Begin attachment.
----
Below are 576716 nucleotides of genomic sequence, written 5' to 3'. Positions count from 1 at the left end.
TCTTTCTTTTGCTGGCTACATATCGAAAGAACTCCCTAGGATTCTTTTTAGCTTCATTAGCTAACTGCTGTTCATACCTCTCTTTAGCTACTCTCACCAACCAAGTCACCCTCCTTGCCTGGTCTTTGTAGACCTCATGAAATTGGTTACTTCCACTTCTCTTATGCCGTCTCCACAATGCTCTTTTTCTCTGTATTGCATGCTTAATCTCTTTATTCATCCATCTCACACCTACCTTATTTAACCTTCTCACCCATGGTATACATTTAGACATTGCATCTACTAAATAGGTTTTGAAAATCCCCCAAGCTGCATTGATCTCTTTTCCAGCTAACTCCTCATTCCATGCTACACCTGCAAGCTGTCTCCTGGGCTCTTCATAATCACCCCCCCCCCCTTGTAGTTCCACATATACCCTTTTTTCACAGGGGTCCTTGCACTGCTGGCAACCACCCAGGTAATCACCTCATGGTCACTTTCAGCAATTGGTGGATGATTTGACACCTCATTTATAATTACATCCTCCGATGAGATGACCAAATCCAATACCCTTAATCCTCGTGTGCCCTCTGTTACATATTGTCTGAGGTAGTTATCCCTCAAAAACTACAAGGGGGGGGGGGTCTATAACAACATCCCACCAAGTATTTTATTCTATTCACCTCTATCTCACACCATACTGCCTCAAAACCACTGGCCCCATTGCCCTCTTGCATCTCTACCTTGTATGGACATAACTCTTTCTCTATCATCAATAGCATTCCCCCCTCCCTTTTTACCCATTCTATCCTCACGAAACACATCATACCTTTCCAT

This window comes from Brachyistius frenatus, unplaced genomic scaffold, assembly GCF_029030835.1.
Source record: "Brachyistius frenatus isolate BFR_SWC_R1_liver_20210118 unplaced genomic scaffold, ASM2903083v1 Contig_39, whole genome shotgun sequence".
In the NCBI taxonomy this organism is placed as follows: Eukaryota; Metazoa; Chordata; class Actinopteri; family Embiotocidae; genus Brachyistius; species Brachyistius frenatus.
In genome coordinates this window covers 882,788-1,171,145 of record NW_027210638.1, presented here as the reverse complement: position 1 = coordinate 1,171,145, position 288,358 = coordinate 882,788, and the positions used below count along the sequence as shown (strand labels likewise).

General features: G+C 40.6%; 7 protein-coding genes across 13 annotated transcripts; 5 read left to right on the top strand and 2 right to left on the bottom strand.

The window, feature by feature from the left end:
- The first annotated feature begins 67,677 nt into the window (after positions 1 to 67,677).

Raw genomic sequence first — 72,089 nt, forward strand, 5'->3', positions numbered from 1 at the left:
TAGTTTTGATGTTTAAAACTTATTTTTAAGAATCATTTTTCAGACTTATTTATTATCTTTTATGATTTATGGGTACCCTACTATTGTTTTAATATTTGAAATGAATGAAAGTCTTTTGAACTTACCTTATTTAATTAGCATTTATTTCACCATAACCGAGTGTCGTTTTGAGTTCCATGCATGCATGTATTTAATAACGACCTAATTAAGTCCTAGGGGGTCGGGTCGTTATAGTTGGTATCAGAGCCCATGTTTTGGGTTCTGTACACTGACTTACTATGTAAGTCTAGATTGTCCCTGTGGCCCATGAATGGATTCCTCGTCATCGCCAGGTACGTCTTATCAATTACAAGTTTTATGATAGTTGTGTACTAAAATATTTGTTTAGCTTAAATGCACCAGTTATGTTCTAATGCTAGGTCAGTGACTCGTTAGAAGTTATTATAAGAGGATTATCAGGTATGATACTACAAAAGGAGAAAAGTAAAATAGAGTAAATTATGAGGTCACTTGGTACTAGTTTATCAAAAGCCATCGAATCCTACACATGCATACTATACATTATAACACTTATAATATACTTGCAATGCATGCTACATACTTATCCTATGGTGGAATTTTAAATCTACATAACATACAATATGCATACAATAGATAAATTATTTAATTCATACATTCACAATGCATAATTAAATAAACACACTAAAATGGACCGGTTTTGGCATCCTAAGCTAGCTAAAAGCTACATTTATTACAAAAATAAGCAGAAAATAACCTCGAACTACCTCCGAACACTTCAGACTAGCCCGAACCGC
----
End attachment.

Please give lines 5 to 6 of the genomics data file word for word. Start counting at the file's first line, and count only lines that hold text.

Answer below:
In the NCBI taxonomy this organism is placed as follows: Eukaryota; Metazoa; Chordata; class Actinopteri; family Embiotocidae; genus Brachyistius; species Brachyistius frenatus.
In genome coordinates this window covers 882,788-1,171,145 of record NW_027210638.1, presented here as the reverse complement: position 1 = coordinate 1,171,145, position 288,358 = coordinate 882,788, and the positions used below count along the sequence as shown (strand labels likewise).